The trip to Washington had been an amazing experience that was full of growth personally and academically.
For the preconference that led up to the conference, the 10 of us had hiked, gotten to know each other better and learned a lot about ourselves, each other and the world. There was SMART goals created, fun ice breakers and just an awareness of the space we are using.
The conference itself had different opinions and perspectives on the climate from other indigenous people, policy makers and other professions. It was interesting to hear how each person approached the scenario and how personal it hit that person whether from an indigenous group or a government official.
Within the few days of the conference, one thing that have stuck with me was the group dinner with all the indigenous participants in the conference. It was a space that allowed for safe speaking about the conference and our experience with the conference and climate change. Something that has been said that stuck with me and will for a long time. It was “My life is not an educated guess”. This stated that when scientists come into any indigenous community to do studies, they tend not to collaborate or take any indigenous knowledge and incorporate that in their reports. A lot of what was common was that researchers didn’t see knowledge as equals to science. Having that sentence said and it to be heard by other indigenous groups was just a strong and meaningful statement that is powerful and real.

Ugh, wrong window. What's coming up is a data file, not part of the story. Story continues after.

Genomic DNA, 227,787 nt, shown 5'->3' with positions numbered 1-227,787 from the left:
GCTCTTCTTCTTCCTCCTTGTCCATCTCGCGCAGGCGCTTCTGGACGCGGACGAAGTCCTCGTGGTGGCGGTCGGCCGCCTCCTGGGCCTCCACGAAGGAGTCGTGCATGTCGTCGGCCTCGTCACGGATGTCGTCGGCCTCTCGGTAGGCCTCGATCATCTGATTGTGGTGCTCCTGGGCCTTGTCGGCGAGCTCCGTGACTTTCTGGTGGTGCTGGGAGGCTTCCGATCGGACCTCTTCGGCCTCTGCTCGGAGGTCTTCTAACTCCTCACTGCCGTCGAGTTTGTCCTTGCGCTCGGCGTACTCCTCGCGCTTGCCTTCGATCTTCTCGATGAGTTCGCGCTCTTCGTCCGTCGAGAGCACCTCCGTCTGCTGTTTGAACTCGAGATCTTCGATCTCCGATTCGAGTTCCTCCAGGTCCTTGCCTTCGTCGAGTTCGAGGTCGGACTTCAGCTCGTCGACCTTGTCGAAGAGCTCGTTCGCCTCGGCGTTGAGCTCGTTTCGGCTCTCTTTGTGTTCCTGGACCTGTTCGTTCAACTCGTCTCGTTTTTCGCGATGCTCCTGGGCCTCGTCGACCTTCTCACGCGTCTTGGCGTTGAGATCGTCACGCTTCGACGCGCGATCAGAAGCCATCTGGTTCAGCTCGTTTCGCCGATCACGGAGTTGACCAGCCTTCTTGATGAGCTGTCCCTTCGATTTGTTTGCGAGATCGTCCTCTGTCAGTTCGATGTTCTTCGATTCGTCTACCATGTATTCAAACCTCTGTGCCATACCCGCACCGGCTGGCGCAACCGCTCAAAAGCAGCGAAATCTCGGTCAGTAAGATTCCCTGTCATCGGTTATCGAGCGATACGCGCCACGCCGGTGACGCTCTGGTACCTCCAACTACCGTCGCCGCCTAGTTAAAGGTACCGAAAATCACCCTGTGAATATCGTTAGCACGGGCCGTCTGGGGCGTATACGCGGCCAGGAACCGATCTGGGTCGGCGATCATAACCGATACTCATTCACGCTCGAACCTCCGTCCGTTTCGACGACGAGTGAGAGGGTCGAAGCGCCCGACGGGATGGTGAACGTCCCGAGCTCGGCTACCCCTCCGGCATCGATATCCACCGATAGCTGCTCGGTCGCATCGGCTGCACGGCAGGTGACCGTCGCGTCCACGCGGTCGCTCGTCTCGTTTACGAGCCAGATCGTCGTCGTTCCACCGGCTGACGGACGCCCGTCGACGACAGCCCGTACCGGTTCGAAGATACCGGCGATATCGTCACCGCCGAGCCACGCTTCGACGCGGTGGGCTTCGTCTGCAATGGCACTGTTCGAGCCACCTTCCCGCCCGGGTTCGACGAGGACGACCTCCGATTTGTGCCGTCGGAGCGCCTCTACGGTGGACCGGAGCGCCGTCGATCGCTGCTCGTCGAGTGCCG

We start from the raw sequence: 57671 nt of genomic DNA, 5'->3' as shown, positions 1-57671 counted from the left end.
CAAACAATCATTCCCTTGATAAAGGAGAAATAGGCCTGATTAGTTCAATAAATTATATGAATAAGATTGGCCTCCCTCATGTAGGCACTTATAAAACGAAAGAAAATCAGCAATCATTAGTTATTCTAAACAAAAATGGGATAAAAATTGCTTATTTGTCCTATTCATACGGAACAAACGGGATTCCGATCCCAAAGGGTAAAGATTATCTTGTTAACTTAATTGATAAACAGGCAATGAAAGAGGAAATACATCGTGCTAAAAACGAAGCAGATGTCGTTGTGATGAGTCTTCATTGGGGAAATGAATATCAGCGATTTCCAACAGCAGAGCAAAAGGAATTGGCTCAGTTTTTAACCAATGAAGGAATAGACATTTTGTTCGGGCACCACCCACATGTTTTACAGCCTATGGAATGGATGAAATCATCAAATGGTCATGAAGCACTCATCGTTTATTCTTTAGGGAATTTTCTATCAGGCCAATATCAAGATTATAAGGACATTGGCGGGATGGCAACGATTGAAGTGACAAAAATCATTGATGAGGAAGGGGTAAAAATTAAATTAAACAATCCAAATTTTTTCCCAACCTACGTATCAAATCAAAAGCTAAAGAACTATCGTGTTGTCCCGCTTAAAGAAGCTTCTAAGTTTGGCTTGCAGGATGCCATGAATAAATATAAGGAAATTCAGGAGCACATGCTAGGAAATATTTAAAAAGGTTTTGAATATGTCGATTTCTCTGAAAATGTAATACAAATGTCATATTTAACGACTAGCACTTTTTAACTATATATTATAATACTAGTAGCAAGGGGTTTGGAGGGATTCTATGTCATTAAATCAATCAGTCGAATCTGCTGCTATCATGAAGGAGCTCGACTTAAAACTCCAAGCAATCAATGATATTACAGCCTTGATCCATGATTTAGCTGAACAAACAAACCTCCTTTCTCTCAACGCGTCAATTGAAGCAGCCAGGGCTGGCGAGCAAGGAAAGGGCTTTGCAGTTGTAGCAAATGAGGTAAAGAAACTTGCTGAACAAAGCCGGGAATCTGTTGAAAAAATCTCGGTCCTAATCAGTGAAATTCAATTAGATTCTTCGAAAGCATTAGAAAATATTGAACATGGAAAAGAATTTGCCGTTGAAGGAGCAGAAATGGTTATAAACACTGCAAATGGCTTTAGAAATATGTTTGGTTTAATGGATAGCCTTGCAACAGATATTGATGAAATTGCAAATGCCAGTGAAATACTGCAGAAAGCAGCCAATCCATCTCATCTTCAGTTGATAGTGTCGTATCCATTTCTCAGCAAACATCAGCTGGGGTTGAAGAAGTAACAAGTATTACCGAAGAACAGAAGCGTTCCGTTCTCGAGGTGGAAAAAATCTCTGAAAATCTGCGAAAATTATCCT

This delegation has been an eye opening experience whether from meeting new people who collectively have the same notion to help the climate crisis to learning the processes for things to be set in place.